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Burgundy, France

The appellation of Chablis is notable for its mineral-laced, fine-boned Chardonnays. Lean and cool, they are reflective of the fresher northerly clay-limestone terroir of the Yonne department.

Before phylloxera – the aphid epidemic which destroyed around three-quarters of the world’s vineyards in the 19th century – Chablis was one of the most productive wine regions in France, supplying vast quantities of both white and red wine to thirsty customers in Paris. It was in the second half of the 20th century that Chablis as we now know it – that is, as the heartland of cool, pure, oyster shell-evoking Chardonnay – was born.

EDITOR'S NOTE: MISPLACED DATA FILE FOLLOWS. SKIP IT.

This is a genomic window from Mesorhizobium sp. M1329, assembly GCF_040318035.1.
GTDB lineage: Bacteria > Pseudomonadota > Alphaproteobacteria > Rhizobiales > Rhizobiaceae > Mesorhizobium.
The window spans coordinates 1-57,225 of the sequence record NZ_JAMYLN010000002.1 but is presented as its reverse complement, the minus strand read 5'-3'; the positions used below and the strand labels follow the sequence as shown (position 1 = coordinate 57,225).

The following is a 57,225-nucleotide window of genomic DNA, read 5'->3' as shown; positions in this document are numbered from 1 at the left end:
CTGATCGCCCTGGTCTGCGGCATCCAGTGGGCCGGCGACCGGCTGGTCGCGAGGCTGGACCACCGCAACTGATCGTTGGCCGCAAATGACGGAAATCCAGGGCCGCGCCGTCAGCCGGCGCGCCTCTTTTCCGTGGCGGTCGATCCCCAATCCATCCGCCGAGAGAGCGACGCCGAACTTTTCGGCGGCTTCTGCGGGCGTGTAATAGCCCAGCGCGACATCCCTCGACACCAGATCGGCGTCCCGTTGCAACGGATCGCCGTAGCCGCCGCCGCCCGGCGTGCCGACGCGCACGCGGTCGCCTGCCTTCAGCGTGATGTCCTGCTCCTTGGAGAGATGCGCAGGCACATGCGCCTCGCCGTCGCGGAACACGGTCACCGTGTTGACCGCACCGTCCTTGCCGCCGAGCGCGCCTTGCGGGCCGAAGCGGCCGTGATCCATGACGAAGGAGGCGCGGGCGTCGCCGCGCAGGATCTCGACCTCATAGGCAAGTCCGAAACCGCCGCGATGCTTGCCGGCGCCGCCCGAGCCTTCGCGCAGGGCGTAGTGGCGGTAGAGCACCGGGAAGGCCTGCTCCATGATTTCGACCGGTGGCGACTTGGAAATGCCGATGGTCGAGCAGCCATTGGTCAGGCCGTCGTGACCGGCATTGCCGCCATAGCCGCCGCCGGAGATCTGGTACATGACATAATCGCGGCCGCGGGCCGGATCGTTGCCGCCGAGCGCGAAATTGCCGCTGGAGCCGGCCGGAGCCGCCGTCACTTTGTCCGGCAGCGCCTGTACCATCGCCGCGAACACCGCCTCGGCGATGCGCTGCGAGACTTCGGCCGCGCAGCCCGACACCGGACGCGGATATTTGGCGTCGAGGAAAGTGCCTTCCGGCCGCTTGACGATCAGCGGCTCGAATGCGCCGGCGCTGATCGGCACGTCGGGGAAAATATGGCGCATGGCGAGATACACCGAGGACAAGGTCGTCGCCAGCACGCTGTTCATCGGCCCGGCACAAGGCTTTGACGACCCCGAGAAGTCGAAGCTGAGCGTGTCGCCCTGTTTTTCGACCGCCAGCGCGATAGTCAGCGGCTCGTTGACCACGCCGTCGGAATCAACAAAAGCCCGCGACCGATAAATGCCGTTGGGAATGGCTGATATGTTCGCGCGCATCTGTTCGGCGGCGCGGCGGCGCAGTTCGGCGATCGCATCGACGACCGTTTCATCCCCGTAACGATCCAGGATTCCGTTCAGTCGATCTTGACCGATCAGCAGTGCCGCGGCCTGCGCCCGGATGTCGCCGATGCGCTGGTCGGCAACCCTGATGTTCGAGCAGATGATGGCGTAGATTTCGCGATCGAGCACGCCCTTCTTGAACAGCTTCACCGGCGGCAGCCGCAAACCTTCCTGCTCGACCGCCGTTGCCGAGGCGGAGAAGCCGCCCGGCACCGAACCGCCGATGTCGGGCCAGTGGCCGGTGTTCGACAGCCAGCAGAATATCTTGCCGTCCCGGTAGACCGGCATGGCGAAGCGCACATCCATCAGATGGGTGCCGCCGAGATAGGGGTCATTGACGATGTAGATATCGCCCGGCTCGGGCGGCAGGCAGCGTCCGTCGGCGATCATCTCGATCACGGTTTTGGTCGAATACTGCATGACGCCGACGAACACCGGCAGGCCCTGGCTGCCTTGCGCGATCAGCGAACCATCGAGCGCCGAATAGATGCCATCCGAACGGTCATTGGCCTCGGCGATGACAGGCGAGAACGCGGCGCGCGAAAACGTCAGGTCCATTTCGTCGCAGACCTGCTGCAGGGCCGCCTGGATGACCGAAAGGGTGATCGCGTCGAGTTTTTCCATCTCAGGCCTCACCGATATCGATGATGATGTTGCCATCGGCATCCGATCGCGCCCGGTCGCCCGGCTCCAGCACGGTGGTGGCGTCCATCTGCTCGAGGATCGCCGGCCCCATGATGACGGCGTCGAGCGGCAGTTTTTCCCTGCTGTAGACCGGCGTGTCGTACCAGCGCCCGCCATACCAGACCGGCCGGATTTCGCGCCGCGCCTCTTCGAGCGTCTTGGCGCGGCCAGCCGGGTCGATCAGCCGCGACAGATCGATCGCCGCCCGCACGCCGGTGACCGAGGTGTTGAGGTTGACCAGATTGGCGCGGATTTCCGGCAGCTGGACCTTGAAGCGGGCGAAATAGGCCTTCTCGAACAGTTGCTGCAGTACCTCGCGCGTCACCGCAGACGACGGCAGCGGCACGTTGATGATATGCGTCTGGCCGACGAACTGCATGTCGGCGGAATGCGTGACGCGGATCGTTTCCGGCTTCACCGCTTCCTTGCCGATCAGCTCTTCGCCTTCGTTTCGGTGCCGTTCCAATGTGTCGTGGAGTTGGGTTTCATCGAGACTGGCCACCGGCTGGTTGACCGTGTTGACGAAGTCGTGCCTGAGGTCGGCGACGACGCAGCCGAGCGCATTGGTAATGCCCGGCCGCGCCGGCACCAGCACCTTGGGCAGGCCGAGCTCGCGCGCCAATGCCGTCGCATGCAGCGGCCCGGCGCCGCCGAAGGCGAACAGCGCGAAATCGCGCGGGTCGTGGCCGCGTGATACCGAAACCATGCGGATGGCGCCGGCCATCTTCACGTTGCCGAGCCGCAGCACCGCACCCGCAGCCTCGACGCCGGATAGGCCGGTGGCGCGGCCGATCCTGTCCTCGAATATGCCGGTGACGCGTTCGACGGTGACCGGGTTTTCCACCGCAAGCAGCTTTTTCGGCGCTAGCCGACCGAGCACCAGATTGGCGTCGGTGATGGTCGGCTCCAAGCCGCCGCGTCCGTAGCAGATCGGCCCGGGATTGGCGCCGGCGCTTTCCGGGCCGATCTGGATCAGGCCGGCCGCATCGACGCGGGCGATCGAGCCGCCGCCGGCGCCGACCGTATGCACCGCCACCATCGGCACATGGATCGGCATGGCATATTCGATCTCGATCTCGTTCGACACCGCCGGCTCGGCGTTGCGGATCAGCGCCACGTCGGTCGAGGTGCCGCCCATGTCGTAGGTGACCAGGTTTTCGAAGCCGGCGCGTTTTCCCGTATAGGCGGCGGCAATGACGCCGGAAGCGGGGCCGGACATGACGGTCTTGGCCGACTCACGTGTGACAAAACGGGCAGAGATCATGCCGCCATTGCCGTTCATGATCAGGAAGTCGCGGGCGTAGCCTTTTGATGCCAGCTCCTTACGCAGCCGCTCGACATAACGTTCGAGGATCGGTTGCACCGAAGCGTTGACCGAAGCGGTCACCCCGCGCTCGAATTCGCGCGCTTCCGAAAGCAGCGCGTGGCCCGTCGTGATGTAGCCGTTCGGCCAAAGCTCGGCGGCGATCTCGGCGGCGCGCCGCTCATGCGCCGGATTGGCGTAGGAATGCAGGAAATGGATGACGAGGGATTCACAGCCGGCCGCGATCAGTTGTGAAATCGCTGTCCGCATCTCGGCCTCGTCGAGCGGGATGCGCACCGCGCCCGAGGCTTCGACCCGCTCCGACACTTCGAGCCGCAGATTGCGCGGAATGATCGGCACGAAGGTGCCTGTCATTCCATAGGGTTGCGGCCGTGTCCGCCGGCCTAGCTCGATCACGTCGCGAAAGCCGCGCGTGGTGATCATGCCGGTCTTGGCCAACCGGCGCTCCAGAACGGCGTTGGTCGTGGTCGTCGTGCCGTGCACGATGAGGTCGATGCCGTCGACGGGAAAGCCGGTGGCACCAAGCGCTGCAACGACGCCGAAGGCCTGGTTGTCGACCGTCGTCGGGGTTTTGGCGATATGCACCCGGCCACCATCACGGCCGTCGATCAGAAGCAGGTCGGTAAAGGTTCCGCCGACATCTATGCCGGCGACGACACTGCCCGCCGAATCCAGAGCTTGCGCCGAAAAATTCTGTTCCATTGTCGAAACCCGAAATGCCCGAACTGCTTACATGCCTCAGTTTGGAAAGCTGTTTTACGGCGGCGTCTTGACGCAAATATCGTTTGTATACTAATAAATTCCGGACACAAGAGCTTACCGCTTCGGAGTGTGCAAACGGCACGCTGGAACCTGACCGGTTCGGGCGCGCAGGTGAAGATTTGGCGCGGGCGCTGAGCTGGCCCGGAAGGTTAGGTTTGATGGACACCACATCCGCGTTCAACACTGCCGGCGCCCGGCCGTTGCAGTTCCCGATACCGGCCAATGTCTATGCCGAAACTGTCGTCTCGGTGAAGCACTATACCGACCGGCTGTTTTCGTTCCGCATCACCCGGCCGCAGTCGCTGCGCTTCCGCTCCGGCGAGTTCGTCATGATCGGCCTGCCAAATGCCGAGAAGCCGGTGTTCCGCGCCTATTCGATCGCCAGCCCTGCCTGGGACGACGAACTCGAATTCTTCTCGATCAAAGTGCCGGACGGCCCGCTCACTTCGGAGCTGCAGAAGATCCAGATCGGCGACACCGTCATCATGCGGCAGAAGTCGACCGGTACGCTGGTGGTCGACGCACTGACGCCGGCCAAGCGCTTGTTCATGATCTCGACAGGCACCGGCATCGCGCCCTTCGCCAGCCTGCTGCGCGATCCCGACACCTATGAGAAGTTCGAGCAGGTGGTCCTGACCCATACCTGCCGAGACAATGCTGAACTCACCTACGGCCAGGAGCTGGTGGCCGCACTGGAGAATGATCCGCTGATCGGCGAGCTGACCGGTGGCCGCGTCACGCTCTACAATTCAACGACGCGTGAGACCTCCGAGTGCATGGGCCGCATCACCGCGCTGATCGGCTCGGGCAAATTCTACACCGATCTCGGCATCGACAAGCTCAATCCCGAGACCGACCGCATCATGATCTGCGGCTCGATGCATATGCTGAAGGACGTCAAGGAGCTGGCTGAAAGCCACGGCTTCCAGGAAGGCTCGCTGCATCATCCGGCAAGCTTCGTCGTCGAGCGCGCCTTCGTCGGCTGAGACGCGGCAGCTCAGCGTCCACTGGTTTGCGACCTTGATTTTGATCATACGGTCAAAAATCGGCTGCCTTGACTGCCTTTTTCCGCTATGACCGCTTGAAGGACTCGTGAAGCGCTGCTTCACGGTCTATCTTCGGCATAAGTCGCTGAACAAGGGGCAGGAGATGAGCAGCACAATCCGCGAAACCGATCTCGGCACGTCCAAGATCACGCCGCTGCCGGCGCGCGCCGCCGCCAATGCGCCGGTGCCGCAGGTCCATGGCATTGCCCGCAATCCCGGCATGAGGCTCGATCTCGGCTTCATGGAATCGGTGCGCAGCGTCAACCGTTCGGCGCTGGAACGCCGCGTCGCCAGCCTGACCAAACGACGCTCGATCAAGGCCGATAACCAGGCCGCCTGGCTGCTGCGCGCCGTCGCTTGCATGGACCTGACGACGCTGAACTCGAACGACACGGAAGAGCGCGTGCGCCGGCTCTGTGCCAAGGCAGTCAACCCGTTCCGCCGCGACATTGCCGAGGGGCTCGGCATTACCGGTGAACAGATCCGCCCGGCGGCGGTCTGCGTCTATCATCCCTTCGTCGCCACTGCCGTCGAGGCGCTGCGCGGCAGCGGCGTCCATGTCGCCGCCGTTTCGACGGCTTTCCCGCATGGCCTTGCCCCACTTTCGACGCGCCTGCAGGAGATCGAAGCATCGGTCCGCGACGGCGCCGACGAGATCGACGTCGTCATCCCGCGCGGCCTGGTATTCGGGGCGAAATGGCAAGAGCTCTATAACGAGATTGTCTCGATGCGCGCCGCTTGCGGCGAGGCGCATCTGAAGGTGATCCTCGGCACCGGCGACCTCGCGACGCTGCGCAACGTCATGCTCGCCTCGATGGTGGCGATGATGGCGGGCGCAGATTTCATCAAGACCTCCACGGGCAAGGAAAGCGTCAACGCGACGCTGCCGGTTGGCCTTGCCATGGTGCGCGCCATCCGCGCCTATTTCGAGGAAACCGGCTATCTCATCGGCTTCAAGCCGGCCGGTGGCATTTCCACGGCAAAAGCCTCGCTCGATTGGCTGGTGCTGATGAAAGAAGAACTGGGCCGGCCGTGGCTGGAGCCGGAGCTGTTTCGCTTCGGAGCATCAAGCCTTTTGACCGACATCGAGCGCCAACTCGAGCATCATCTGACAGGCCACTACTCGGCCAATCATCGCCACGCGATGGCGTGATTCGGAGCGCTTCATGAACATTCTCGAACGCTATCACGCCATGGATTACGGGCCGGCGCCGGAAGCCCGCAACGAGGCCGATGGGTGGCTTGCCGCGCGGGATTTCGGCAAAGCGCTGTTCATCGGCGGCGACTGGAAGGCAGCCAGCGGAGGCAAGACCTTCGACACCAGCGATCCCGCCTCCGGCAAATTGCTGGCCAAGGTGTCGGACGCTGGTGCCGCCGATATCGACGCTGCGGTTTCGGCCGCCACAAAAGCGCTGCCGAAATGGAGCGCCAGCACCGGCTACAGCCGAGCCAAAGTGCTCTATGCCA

Chablis is located around 100 miles north of Beaune, meaning that it is actually closer to Champagne than to the rest of Burgundy. Along with the fossilised limestone soil, this cooler, northerly climate is crucial to the terroir expression found in Chablis wines.